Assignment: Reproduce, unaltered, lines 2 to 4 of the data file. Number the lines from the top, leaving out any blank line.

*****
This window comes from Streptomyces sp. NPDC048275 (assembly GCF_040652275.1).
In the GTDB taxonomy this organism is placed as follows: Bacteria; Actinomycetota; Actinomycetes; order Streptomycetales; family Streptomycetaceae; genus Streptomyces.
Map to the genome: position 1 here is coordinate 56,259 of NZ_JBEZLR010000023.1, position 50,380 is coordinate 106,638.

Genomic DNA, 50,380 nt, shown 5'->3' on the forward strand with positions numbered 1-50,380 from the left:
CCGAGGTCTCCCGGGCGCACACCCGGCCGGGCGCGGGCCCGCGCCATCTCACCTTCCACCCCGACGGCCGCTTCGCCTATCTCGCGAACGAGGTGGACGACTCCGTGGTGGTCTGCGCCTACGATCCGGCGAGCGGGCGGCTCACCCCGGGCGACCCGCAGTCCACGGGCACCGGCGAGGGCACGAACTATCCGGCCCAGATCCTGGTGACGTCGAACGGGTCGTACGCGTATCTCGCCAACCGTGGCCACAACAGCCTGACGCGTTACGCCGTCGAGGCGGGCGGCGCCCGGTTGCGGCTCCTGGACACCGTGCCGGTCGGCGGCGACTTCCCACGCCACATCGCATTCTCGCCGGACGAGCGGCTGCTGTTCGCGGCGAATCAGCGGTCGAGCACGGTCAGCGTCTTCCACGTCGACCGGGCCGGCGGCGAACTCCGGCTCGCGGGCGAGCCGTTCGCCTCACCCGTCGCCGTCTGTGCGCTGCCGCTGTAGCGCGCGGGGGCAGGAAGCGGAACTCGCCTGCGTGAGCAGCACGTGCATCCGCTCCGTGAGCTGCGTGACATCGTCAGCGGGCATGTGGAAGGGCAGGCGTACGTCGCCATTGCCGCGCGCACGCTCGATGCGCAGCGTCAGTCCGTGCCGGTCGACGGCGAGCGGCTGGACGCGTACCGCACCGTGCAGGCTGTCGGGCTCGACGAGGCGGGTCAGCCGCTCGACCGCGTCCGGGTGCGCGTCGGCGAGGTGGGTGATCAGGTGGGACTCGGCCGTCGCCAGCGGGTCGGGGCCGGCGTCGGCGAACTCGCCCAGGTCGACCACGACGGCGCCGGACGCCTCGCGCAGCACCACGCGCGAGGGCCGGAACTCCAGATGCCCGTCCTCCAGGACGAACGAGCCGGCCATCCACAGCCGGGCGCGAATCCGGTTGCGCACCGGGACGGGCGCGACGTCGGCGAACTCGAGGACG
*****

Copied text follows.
In the GTDB taxonomy this organism is placed as follows: Bacteria; Actinomycetota; Actinomycetes; order Streptomycetales; family Streptomycetaceae; genus Streptomyces.
Map to the genome: position 1 here is coordinate 56,259 of NZ_JBEZLR010000023.1, position 50,380 is coordinate 106,638.

Genomic DNA, 50,380 nt, shown 5'->3' on the forward strand with positions numbered 1-50,380 from the left: